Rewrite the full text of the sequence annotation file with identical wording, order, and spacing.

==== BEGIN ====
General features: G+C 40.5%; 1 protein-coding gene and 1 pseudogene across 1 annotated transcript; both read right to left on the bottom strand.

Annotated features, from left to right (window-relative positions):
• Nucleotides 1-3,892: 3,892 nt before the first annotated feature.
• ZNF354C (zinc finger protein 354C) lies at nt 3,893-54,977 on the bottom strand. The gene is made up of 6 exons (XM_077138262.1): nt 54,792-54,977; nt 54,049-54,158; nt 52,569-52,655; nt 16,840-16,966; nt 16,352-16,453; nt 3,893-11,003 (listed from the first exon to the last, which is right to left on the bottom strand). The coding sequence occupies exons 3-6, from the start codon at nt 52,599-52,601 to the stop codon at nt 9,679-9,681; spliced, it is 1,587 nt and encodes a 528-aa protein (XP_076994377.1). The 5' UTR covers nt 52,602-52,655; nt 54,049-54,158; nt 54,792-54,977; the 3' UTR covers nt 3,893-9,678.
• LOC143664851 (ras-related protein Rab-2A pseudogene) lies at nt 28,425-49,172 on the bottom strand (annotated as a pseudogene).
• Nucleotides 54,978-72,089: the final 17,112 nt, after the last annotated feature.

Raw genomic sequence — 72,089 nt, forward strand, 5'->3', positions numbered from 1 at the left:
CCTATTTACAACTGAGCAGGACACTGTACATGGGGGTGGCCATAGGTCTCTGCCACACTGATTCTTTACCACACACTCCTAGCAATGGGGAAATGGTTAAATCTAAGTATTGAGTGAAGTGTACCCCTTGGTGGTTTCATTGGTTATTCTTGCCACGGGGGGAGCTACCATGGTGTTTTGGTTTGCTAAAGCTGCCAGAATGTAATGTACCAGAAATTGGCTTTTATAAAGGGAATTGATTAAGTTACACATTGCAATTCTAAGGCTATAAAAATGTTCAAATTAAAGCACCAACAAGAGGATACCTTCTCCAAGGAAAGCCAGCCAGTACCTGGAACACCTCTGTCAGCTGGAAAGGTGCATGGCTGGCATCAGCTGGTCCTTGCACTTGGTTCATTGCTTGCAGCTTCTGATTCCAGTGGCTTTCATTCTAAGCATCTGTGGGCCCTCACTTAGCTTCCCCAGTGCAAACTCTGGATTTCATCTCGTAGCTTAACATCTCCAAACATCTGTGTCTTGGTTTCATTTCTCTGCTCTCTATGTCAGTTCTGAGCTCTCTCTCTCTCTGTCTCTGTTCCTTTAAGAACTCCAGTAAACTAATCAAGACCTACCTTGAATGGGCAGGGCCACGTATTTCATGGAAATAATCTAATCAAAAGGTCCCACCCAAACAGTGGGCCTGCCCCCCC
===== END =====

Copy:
General features: G+C 40.5%; 1 protein-coding gene and 1 pseudogene across 1 annotated transcript; both read right to left on the bottom strand.

Annotated features, from left to right (window-relative positions):
• Nucleotides 1-3,892: 3,892 nt before the first annotated feature.
• ZNF354C (zinc finger protein 354C) lies at nt 3,893-54,977 on the bottom strand. The gene is made up of 6 exons (XM_077138262.1): nt 54,792-54,977; nt 54,049-54,158; nt 52,569-52,655; nt 16,840-16,966; nt 16,352-16,453; nt 3,893-11,003 (listed from the first exon to the last, which is right to left on the bottom strand). The coding sequence occupies exons 3-6, from the start codon at nt 52,599-52,601 to the stop codon at nt 9,679-9,681; spliced, it is 1,587 nt and encodes a 528-aa protein (XP_076994377.1). The 5' UTR covers nt 52,602-52,655; nt 54,049-54,158; nt 54,792-54,977; the 3' UTR covers nt 3,893-9,678.
• LOC143664851 (ras-related protein Rab-2A pseudogene) lies at nt 28,425-49,172 on the bottom strand (annotated as a pseudogene).
• Nucleotides 54,978-72,089: the final 17,112 nt, after the last annotated feature.

Raw genomic sequence — 72,089 nt, forward strand, 5'->3', positions numbered from 1 at the left:
CCTATTTACAACTGAGCAGGACACTGTACATGGGGGTGGCCATAGGTCTCTGCCACACTGATTCTTTACCACACACTCCTAGCAATGGGGAAATGGTTAAATCTAAGTATTGAGTGAAGTGTACCCCTTGGTGGTTTCATTGGTTATTCTTGCCACGGGGGGAGCTACCATGGTGTTTTGGTTTGCTAAAGCTGCCAGAATGTAATGTACCAGAAATTGGCTTTTATAAAGGGAATTGATTAAGTTACACATTGCAATTCTAAGGCTATAAAAATGTTCAAATTAAAGCACCAACAAGAGGATACCTTCTCCAAGGAAAGCCAGCCAGTACCTGGAACACCTCTGTCAGCTGGAAAGGTGCATGGCTGGCATCAGCTGGTCCTTGCACTTGGTTCATTGCTTGCAGCTTCTGATTCCAGTGGCTTTCATTCTAAGCATCTGTGGGCCCTCACTTAGCTTCCCCAGTGCAAACTCTGGATTTCATCTCGTAGCTTAACATCTCCAAACATCTGTGTCTTGGTTTCATTTCTCTGCTCTCTATGTCAGTTCTGAGCTCTCTCTCTCTCTGTCTCTGTTCCTTTAAGAACTCCAGTAAACTAATCAAGACCTACCTTGAATGGGCAGGGCCACGTATTTCATGGAAATAATCTAATCAAAAGGTCCCACCCAAACAGTGGGCCTGCCCCCCC